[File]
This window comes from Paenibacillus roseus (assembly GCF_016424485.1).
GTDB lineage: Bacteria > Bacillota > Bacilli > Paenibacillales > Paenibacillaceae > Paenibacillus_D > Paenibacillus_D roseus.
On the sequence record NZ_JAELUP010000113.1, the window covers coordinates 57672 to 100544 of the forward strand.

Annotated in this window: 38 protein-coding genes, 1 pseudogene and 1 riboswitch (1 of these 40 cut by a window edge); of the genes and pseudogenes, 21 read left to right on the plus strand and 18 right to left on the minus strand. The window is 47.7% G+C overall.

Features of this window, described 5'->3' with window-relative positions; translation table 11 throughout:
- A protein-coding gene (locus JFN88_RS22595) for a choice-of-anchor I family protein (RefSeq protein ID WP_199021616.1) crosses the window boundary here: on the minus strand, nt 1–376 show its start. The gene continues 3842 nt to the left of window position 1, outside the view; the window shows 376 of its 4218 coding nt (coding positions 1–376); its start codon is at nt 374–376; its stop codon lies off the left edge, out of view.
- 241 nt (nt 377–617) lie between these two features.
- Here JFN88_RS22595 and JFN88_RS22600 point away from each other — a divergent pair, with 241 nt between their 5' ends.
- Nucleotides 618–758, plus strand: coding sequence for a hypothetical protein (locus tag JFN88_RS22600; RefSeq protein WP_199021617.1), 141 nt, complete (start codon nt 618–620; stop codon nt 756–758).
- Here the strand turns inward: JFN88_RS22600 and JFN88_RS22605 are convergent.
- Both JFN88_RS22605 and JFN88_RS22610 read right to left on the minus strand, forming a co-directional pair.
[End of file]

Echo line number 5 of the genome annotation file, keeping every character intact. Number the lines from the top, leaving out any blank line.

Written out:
Features of this window, described 5'->3' with window-relative positions; translation table 11 throughout: